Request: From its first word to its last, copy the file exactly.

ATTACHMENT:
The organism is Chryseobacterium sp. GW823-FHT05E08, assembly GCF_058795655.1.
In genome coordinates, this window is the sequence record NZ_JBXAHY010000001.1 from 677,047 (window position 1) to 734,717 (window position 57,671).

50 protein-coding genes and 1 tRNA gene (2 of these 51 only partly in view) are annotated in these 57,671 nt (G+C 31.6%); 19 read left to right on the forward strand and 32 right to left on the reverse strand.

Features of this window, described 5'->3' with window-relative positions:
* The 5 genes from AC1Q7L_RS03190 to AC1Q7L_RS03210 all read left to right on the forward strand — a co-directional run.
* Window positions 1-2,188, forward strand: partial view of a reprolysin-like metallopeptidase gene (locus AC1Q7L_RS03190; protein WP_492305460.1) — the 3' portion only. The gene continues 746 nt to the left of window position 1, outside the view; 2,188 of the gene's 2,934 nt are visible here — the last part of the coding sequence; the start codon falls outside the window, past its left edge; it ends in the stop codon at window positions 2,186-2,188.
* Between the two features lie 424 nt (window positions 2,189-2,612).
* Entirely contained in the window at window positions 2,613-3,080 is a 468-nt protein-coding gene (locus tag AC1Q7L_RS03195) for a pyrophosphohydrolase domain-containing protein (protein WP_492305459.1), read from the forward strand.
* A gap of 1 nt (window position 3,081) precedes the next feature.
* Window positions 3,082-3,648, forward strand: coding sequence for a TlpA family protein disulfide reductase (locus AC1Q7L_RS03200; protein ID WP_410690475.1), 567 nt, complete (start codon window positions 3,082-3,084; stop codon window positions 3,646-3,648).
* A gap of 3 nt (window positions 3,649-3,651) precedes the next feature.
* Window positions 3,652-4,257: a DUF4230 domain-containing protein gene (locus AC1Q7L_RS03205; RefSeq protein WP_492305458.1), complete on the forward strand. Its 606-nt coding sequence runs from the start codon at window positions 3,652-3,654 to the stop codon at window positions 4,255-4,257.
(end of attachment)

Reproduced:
The organism is Chryseobacterium sp. GW823-FHT05E08, assembly GCF_058795655.1.
In genome coordinates, this window is the sequence record NZ_JBXAHY010000001.1 from 677,047 (window position 1) to 734,717 (window position 57,671).

50 protein-coding genes and 1 tRNA gene (2 of these 51 only partly in view) are annotated in these 57,671 nt (G+C 31.6%); 19 read left to right on the forward strand and 32 right to left on the reverse strand.

Features of this window, described 5'->3' with window-relative positions:
* The 5 genes from AC1Q7L_RS03190 to AC1Q7L_RS03210 all read left to right on the forward strand — a co-directional run.
* Window positions 1-2,188, forward strand: partial view of a reprolysin-like metallopeptidase gene (locus AC1Q7L_RS03190; protein WP_492305460.1) — the 3' portion only. The gene continues 746 nt to the left of window position 1, outside the view; 2,188 of the gene's 2,934 nt are visible here — the last part of the coding sequence; the start codon falls outside the window, past its left edge; it ends in the stop codon at window positions 2,186-2,188.
* Between the two features lie 424 nt (window positions 2,189-2,612).
* Entirely contained in the window at window positions 2,613-3,080 is a 468-nt protein-coding gene (locus tag AC1Q7L_RS03195) for a pyrophosphohydrolase domain-containing protein (protein WP_492305459.1), read from the forward strand.
* A gap of 1 nt (window position 3,081) precedes the next feature.
* Window positions 3,082-3,648, forward strand: coding sequence for a TlpA family protein disulfide reductase (locus AC1Q7L_RS03200; protein ID WP_410690475.1), 567 nt, complete (start codon window positions 3,082-3,084; stop codon window positions 3,646-3,648).
* A gap of 3 nt (window positions 3,649-3,651) precedes the next feature.
* Window positions 3,652-4,257: a DUF4230 domain-containing protein gene (locus AC1Q7L_RS03205; RefSeq protein WP_492305458.1), complete on the forward strand. Its 606-nt coding sequence runs from the start codon at window positions 3,652-3,654 to the stop codon at window positions 4,255-4,257.